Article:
That aforementioned $260 million is the amount of money that Fresno property owners would save if they slashed energy usage citywide by 30%. That would be direct savings, and would go straight to your pocket book. "It would be like getting a raise," says Joseph Oldham, Fresno's sustainability manager.

    Oldham says Fresno businesses and households spent $866 million on electricity and gas in 2009. Reducing usage by less than a third would save millions - and could be accomplished relatively simply. "No moon shot required," Oldham said at an energy-efficiency workshop held at Fresno State. "It clearly could be an economic driver for our community."

    I know what it would mean to me. My power bill last month was $561, which is higher than the average of $400 to $500 for an 1,800-square-foot house in Fresno. It was the second-highest monthly expense behind my mortgage. A 30% reduction would shave $168 off that bill. That is a significant savings, and a pretty good boost to the economy if a few thousand of my close friends did the same thing.

    Is 30% a realistic savings goal? Absolutely. Data collected by PG&E in connection with the new Energy Upgrade California program showed an average reduction of 28% - and some individual decreases up to 45% in the Fresno region.

    So, it's definitely possible.

    The downside, and the part that keeps many from getting energy upgrades, is the upfront cost. The price of energy audits, parts and installation could be hundreds or thousands of dollars, depending upon the scope of the project. Utility rebates cut those upfront costs significantly, but financing the remaining costs could still prove problematic for some people.

    In addition, utilities are finding resistance from homeowners who don't want to invest in properties that are declining in value. For those who are interested, financing and other programs are available. A good first step for residents of Fresno and Kern counties is to apply for a free home-energy survey through the Fresno Regional Comprehensive Residential Retrofit Program. Call 855-621-3733 or visit or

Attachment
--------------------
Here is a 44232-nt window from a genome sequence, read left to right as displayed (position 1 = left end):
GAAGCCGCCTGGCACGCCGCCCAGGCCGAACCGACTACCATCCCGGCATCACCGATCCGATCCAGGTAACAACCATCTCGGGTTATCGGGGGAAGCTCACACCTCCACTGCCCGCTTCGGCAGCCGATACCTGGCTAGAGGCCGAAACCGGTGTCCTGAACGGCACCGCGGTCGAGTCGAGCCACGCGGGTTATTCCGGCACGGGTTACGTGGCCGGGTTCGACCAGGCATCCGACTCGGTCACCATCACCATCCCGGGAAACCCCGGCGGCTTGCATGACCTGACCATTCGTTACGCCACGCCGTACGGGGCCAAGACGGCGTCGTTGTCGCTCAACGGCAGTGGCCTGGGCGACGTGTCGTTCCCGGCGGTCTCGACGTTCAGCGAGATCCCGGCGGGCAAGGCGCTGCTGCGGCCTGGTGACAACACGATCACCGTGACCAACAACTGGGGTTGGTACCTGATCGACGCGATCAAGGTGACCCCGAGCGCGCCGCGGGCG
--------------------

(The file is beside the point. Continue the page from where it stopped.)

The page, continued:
Oldham is a big fan of a CHF residential retrofit plan that provides fixed-rate 3% loans over 15 years. There is no minimum or maximum loan amounts, but it does have income requirements: $31,200 to $87,500 per household. There also is a 15% upfront grant that reduces the amount to financed. The program is available in Fresno and Kern counties.

    The funds come from the California Energy Commission, and will likely expire after March, Oldham said. Find out more here.

    For a more powerful combination, the CHF program can be teamed with a new Energy Upgrade California plan that provides for an additional rebate of $4,000. "The rebate is cash in your pocket after the work is done," Oldham says. Plan on six to eight weeks to get the rebate.

    Other loan programs are available through the Educational Employees Credit Union and Rabobank. Bank of America also may have a financing program, according to this announcement. Here is a link to a database with more options, and to an article with more thoughts.

    Commercial property owners can participate in energy efficiency through CaliforniaPACE, which finances improvements over 20 years through property taxes. Find out more here.

    Efficiency is catching on in a big way. More schools are doing it as a way to preserve their dwindling budgets. Just turning off the lights is a good start, according to this New York Times piece.

    University of California at Santa Cruz is spending, after rebates, $104,000 to change out lights in its library. The project will pay off in three years, making it a worthy investment. It is the 15th energy-savings project on campus since 2009, and total savings are nearing $500,000 per year.

    Walmart, which started on the path to sustainability in what can best be described as a halting manner, has embraced it. Company execs became believers when they saved more than $1 million simply by shrinking the package on a toy. They discovered, they could stuff more packages in their trucks, thus using fewer trucks and saving fuel., according to a fascinating new book, The Force of Nature: The Unlikely Story of Wal-Mart's Green Revolution" by Edward Humes. Today, the world's largest retailer is studying ways to be more efficient throughout its supply chain.

    Nationally, energy efficiency could be a game changer: A movement could produce $1.2 trillion in saved revenue, and create millions of jobs, according to the The US Green Building Council. Here is more on that.

    Oldham says Fresno residents don't have to accept high power bills. "Improving the cost-effectiveness of energy use makes huge sense," he says. "It could the answer to our economic dilemma."

    Talk about a stimulus program!

    Photo of Fresno City Hall: